Off-season Effort Leads to Performance Gains
- Discipline and consistency are musts if you want to achieve results.
- Repetition reinforces outcomes.
Fresh off yet another wildly popular football season here in the United States and worldwide, organizations, teams and individuals are all diligently at work, training for the season to come in just six short months from now.
Football, as this author will argue, is unlike any other sport in that the off-season requirements in terms of time and effort, as opposed to the actual playing time accrued on the field in-season, are not even in the same ballpark. Consider this, most football seasons will begin in the month of August and wrap up by Thanksgiving. (A lucky few and the NFL will play into and through the month of December). All told, that’s roughly a 16-week playing season, meaning the off-season is 36 weeks for most players and teams.
During this 36-week period, every player and coach on every team feverishly search for the keys to winning games. Amidst all the conversations, meetings, weight and speed training, coaching clinics, seminars and film study, the one common denominator that holds true for every team is hard work. Al Pacino once starred in a football movie called Any Given Sunday, where he portrayed an old, grizzled veteran football coach. At the zenith of the film, Pacino gives a pre-game speech to his team about football being a game of inches.
“The inches we need are everywhere around us,” Pacino utters at one point. The “inches” he’s referring to are what makes off-season training so vital, not just in athletics, but in every arena of business and life.
Off-season training — or, put another way, training and enhancing your skills in a non-critical period of time — is vital to execution during the most high-pressured times. What most people see as the output of success is really an illusion. Consider an iceberg: what you see sticking up out of the surface of the water is a mere hill of snow and ice, while under the surface sits a gargantuan mass of ice the size of a small mountain. Such is the work of highly motivated and successful people.
The output we see is the ability of the best athletes, coaches and teams to execute at high levels at the most critical times. What we don’t see is the mountain of time, effort, strategy and rebuilding done to prepare for those moments.
Off-season preparation is really about effort, something I consider to be a product of discipline and consistency. When the calendar turns to January 1 every year, what do people do? They make a New Year’s resolution. They say, “This year I’m going to do x, y, or z because it’s a new year and a new me!”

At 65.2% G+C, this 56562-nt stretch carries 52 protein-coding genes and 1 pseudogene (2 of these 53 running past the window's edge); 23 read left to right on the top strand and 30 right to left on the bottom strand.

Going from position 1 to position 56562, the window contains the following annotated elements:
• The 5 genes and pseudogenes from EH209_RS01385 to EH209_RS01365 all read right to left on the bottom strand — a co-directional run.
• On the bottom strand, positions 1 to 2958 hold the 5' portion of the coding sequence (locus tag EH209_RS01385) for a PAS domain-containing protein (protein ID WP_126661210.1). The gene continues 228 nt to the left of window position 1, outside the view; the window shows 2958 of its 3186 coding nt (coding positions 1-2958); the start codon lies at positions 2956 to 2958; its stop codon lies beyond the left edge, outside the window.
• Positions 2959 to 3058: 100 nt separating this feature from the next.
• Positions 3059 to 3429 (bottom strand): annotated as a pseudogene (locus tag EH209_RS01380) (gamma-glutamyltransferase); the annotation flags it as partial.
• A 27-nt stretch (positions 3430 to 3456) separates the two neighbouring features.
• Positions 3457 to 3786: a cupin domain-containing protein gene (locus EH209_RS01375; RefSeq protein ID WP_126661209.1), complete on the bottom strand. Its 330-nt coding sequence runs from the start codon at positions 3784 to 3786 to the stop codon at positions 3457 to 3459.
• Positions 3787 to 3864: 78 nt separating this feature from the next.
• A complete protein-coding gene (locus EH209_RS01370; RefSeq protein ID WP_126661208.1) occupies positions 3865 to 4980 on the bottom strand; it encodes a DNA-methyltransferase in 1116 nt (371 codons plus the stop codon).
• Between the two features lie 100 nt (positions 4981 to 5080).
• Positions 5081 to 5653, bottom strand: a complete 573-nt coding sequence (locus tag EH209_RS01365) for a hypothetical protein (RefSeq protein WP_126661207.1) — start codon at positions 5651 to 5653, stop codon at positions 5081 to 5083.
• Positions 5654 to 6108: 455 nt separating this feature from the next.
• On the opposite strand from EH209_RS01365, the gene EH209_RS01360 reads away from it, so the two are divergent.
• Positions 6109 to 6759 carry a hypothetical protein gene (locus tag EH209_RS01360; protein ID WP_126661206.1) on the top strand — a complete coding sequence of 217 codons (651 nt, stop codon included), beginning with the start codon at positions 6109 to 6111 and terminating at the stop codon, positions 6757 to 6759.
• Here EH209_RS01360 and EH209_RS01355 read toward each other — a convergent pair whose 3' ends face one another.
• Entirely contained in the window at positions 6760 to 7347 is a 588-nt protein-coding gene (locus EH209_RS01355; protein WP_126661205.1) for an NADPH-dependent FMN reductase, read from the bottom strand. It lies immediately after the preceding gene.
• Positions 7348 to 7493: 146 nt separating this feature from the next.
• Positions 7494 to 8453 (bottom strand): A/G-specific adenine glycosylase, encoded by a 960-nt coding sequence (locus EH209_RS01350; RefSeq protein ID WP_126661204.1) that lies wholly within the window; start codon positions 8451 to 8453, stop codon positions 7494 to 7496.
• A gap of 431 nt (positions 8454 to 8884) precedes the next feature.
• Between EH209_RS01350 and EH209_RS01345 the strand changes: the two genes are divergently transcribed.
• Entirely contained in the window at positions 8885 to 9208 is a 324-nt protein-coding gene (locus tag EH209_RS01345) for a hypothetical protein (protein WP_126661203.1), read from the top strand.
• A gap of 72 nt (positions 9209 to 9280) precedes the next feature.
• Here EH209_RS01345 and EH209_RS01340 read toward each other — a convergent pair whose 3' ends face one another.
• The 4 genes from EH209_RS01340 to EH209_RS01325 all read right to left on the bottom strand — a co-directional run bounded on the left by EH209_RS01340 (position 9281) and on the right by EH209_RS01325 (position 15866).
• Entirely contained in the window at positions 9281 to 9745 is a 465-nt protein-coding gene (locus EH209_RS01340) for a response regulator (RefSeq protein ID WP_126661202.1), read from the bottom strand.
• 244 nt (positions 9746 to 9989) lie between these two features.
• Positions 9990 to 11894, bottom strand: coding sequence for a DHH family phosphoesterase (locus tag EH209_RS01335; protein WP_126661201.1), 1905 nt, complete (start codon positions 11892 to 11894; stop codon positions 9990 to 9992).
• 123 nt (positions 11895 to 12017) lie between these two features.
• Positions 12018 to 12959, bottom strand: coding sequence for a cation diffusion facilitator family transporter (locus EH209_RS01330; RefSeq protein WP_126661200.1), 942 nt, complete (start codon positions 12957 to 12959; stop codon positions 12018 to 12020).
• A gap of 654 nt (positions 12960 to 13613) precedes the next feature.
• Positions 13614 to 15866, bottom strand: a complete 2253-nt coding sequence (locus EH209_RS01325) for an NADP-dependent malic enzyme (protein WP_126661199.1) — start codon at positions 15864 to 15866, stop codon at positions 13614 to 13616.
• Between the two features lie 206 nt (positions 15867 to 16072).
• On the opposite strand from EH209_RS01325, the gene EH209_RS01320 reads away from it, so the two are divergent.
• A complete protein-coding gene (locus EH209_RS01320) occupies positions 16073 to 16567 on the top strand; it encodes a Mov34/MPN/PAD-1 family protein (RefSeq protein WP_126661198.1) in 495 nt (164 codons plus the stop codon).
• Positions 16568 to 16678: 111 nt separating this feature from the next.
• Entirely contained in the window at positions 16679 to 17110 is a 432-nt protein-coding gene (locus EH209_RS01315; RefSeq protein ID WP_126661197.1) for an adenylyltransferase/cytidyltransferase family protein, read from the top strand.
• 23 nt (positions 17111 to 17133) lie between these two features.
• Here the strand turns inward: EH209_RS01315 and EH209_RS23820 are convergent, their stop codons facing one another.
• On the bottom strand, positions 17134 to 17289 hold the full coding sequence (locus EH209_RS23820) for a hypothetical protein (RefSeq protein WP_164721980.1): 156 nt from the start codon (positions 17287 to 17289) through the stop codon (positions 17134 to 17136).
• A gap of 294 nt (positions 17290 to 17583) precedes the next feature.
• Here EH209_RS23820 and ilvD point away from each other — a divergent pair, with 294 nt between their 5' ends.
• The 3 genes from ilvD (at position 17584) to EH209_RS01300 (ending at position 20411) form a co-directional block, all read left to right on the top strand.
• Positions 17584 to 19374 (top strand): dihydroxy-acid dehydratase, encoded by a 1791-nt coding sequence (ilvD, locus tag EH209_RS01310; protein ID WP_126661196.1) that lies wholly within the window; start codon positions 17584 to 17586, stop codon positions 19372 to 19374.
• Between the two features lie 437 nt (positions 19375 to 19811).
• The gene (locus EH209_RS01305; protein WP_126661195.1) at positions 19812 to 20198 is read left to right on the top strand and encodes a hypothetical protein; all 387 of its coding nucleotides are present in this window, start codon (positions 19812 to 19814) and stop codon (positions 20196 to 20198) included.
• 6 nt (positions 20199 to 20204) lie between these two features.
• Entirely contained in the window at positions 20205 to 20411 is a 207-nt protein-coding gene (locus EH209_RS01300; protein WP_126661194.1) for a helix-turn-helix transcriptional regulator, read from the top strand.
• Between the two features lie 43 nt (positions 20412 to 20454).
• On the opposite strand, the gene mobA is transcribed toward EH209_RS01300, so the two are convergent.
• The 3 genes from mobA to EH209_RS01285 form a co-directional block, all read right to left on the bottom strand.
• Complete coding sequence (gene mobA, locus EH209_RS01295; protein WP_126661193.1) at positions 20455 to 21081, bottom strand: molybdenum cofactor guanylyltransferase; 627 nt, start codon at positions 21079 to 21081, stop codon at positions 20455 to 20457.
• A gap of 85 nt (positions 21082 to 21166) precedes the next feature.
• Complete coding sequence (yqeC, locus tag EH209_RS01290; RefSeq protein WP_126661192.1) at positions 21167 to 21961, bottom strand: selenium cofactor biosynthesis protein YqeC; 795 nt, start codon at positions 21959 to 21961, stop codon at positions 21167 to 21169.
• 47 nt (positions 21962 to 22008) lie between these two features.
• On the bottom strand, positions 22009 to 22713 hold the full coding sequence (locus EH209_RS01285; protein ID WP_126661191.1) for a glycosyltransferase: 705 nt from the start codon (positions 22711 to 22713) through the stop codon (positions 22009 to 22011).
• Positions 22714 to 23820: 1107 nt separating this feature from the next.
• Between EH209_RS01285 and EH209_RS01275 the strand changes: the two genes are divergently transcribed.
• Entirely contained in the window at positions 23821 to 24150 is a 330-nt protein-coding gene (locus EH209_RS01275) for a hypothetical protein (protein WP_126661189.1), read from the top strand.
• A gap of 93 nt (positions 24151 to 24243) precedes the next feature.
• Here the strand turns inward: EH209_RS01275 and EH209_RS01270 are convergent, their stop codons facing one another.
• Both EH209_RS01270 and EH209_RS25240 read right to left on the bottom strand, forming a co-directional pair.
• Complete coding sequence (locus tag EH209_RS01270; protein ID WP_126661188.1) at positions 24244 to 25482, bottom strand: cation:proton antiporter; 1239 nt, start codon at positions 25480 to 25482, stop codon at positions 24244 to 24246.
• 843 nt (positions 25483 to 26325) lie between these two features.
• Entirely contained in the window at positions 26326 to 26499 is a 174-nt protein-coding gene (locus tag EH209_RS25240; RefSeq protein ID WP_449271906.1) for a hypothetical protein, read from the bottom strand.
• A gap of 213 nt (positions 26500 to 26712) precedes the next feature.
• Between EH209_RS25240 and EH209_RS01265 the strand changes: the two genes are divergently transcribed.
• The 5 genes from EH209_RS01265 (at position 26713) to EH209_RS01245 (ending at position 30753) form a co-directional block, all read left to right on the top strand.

And almost always, without question, most people fail at their resolutions because they lack the discipline and consistency that it takes to create the habit or habits they seek. The off-season is so vital in sports, business and life because it enforces and then re-enforces the discipline and consistency necessary to achieve in critical situations.
Repetition in all arenas is the key to success in critical moments. Gaining reps, good or bad, reinforces your response to events. A good response will elicit a good outcome, and a bad response will do the same with a poor outcome. Multiply this same equation repeatedly over a 36-week macrocycle called an off-season and the individual, team or organization will most assuredly be better in moments of high stress than they would be without the consistent effort given leading up to those moments. Tim Kight, the founder of Focus 3 — a leadership and culture building organization — often speaks and writes about these critical situations. He says that in those moments your training leads you to one of two scenarios: Either you a) flinch or b) you don’t. https://twitter.com/TBrianKight/status/952711136041947136
Without the off-season repetition of consistent, disciplined training, critical situations will come and go, leaving you flinching at every turn. Daily effort, enhancing, failing, learning, relearning, failing, learning some more and having the discipline to consistently get quality repetition at what you’re trying to achieve is what makes off-season training so vital.
Success is the byproduct of that mountain of time, energy, and effort that few if any actually see! Just doing the work, by no means, guarantees you lasting success. But without it, in critical situations, expect to flinch.
Here at Lead Read Today, we endeavor to take an objective (rational, scientific) approach to analyzing leaders and leadership. All opinion pieces will be reviewed for appropriateness, and the opinions shared are solely of the author and not representative of The Ohio State University or any of its affiliates.